Tuesday, November 11, 2008
As usual, The Onion demonstrates that satire is separated from truth by the thinnest and most permeable of membranes (if this isn't prescience, I don't know what is). I do indeed find myself re-entering the world of the living, tentatively, warily, toesomely testing the waters, if somewhat less pathetically than in the above video. My obsessive reading and re-reading of my favorite political blogs, while not entirely absent from my life, is more resistable; in fact, I sense less energy in them as well. Mine, too, for that matter.
I still want news; I'm still most interested in how the transition will unfold, whom the President-elect will pick for what positions. I look forward to his inaugural speech, and I anticipate with some anxiety the first few months of actual governing. I don't want to be disappointed in my belief that he'll be a pragmatist, searching for the best solutions from the best people, catering not too much to any political faction.
Mainly, though, for now there's a tremendous sense of relief, manifested in a certain lightness of foot. Ever take a long hike with a heavy backpack? Know that amazing feeling of lightness when you put it down, a literal feeling that you could float away? I guess it's sorta like that: as one who found the Bush presidency nearly unrelentingly leaden in its incompetence and disregard for the law and for reason and for us, there's a giddy joy in contemplating a government run by unapologetically smart and informed people. I don't deny that my glasses are erubescent: still, it's only the most partisan of dead-enders who could deny the difference in style and substance when listening to Obama speak, compared to his predecessor. How welcome, the sense of leaning forward to hear, as opposed to reaching to switch if off.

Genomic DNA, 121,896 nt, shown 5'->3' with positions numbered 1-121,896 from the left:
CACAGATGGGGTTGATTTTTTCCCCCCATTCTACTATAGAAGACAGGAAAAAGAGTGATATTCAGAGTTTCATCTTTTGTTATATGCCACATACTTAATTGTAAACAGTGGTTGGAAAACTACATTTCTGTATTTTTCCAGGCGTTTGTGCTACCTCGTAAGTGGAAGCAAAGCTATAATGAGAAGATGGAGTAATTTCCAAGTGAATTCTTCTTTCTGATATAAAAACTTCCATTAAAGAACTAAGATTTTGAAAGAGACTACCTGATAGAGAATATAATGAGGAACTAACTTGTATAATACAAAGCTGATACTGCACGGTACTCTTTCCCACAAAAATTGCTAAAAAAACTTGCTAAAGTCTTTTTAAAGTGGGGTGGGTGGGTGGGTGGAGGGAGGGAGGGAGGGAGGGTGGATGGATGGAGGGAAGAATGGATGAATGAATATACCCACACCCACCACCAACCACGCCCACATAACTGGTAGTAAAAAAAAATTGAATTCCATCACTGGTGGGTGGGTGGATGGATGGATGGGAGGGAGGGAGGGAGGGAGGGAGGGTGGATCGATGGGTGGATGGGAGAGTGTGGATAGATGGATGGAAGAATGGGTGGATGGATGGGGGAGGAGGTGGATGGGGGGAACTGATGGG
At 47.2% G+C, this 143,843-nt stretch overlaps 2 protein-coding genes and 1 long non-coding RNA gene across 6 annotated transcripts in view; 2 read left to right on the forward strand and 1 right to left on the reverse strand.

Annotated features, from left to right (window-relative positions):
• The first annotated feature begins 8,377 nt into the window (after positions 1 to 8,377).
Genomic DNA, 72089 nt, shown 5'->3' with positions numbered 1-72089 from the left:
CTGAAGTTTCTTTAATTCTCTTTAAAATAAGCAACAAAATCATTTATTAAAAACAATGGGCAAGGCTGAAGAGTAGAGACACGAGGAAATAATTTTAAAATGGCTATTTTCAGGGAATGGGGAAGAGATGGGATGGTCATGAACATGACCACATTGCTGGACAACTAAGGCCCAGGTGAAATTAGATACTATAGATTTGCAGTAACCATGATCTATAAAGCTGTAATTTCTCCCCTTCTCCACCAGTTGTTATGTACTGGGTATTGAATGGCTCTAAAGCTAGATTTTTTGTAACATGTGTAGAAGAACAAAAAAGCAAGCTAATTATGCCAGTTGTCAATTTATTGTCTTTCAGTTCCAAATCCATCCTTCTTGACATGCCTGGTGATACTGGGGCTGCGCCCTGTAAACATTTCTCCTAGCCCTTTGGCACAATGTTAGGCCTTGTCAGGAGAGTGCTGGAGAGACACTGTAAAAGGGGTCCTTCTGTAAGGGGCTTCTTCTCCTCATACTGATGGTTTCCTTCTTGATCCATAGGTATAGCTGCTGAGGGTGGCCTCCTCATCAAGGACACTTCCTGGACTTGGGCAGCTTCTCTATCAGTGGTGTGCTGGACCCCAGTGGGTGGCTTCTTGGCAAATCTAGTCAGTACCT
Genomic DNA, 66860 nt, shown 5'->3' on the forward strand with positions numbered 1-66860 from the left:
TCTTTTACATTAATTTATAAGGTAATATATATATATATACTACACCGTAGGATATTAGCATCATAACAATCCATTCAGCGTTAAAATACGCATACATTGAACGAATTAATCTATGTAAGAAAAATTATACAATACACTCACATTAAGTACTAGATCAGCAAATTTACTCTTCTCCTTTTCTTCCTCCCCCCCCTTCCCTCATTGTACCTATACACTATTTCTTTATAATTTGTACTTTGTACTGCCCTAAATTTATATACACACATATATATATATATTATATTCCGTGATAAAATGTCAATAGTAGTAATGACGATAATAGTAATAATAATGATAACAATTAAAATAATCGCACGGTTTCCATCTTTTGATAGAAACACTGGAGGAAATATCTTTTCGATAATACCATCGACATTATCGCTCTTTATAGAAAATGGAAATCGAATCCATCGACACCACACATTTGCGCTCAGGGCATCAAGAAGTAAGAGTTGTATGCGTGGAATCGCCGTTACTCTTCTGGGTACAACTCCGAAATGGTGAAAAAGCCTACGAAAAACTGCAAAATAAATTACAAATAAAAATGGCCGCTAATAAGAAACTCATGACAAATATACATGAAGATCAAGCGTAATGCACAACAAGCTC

Are my expectations too high? No doubt they are, fueled by a longing to see things set right, and by the simple pleasure of feeling positive for a change. But I cling to the belief that if enough people demand it, our lawmakers might actually be forced, in numbers large enough to carry it off, to look beyond self and party. In this election, I sense the desire. It could happen. Couldn't it?
My latest newspaper column : Win or lose, Donald Trump has done incalculable damage to America. It can’t be overstated. A disordered eg...
My latest newspaper column : In college, I played Conrad Birdie in a production of Bye Bye Birdie at a neighboring women’s school. Wash...
Here's my next newspaper column, to be published Saturday: I n the age of Trump, having only a weekly column makes it challenging t...
My next newspaper column: After failing to stop even the most conspicuously unsuitable of Trump’s nominees, Democrats clearly have ze...
[ Image source ]